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Dynamic Kernmantle Rope?

Discussion in 'Arborist 101' started by Canyon Angler, Sep 8, 2007.

  1. Canyon Angler

    Canyon Angler ArboristSite Operative

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    I get the feeling that arbortists tend to not like stretchy kernmantle rope for climbing.

    Is that correct, and if yes, why?

    I mean, I understand the concept that "unlike rock climbers we plan NOT to fall," but if there's ANY chance of falling, why would you not prefer a rope with a little stretch to it?

    Sorry if this is a dumb question but thanks for any answers.

    Jeff
     
  2. rbtree

    rbtree Addicted to ArboristSite

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    Dynamic kernmantle has way more than a "little" stretch! It's about 6-7% at bodyweight. Since we are on and off our rope constantly, we want a line with 1-2.5% stretch like our semi static lines. And during normal work, we don't let more a couple feet of slack be in the system.

    (Free) Lead rock climbing is totally different. A climber is only on his line when on rappel or while falling.
     
  3. Grace Tree

    Grace Tree Impossible Access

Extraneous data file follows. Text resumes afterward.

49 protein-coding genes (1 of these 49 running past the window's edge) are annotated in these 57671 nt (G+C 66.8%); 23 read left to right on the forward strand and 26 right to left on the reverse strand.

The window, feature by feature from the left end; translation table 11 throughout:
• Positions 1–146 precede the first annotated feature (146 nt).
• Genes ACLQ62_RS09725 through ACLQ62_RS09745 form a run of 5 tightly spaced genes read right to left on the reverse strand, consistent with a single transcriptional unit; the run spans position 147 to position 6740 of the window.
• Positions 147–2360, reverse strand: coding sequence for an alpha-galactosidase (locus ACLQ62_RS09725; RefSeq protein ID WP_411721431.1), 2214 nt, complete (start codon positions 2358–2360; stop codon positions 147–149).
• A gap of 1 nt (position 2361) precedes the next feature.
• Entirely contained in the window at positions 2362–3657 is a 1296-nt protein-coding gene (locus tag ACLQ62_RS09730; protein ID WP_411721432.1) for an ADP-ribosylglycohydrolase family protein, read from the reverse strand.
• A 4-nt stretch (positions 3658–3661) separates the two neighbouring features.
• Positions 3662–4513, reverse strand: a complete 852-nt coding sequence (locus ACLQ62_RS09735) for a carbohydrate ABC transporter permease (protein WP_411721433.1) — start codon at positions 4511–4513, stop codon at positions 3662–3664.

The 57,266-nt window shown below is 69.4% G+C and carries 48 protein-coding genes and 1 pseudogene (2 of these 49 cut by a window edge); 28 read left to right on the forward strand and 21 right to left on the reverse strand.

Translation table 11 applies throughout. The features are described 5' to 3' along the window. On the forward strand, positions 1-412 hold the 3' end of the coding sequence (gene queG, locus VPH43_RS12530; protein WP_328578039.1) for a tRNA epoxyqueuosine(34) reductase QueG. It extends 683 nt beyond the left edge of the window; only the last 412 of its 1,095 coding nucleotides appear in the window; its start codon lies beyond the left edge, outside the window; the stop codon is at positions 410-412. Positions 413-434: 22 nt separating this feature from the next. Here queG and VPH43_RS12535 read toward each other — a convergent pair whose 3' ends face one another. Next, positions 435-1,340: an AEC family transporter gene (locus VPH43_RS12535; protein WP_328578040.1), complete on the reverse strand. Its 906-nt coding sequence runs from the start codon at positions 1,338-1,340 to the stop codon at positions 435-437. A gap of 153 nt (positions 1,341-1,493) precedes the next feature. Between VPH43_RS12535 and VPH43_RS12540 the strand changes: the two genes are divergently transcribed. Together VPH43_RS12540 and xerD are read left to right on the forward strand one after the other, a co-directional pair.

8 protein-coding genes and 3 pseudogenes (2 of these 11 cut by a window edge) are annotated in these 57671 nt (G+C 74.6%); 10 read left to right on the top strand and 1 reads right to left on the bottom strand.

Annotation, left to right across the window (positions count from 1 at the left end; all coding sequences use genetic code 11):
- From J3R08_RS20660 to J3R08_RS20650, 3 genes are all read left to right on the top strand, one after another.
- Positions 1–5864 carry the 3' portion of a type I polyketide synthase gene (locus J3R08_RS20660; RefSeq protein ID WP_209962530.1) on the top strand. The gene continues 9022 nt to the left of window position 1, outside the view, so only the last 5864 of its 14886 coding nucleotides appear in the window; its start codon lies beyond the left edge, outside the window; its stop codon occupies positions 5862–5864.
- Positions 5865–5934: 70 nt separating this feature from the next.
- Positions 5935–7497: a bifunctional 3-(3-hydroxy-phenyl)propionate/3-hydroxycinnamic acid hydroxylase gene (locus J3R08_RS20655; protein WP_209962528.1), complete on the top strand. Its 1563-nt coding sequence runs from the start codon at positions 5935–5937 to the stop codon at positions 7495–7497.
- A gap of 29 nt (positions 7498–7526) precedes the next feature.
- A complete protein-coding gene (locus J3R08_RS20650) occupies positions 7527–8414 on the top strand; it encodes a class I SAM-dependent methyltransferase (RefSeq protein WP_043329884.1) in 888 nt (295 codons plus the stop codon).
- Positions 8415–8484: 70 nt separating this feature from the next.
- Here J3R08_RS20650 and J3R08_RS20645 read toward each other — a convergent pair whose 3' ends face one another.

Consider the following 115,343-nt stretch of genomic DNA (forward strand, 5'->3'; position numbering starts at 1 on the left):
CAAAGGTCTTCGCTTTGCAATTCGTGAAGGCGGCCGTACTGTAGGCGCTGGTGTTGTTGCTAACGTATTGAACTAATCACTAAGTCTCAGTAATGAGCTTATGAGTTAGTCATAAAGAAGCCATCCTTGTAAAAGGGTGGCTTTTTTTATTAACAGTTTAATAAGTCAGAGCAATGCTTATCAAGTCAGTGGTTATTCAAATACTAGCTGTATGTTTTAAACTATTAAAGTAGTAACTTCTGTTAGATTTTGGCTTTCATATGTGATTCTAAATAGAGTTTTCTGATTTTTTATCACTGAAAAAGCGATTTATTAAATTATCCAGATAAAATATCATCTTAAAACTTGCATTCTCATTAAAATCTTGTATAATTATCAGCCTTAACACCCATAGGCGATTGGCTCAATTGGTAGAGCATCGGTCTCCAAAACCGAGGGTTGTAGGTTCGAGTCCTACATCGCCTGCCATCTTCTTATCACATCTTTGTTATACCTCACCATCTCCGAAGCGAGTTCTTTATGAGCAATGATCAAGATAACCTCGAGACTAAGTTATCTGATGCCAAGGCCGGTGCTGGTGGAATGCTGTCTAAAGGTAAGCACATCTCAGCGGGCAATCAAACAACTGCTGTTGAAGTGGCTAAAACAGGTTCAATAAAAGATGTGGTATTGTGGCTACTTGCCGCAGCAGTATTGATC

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    I picked up some NE kernmantle cheap and planned on using it for long pitch access but after using it a few times I found the bounce disconcerting and stopped using it. I've used and abused it for a utility line for the past couple years and it shows almost no wear.
    Phil
     
  4. RedlineIt

    RedlineIt AboristSite Guru

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    There are safety reasons for not wanting stretchy rope, like positioning over electrical power lines, or a glass greenhouse, close work with other pointy hazards.

    But one key factor is that we arborists often do not gain access to to the tree by climbing the tree, we install our ropes in the tree and then climb our ropes.

    Ever try footlocking 60' of dynamic? Don't bother.

    Another thing would be limbwalking a brittle species out to the end of the branch. You need your rope tied in as high as you can, and only feed yourself just enough slack so the you can make traction with your feet. At the very end you may go hand over hand, feeding (or gathering) slack in the tiniest bits. The wavering of your Tie In Point (TIP) becomes a factor, a good gust of wind can change things in the wrong direction, put more of less of your weight where you want it (Don't crack that spindly limb!) The last thing you want at that point is anything but static rope.

    Finally, the way we climb, the chance of a fall is almost never vertical, it is against the chance of a swing. Thus we employ a lanyard or a second TIP in strategic positions to arrest this possibility.

    Does this answer your question?


    RedlineIt
     
  5. Canyon Angler

    Canyon Angler ArboristSite Operative

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    Wow, great reply RI! Moly mackerel! :bowdown: I just read it a 2nd time and yes it answers my question! :cheers:
     

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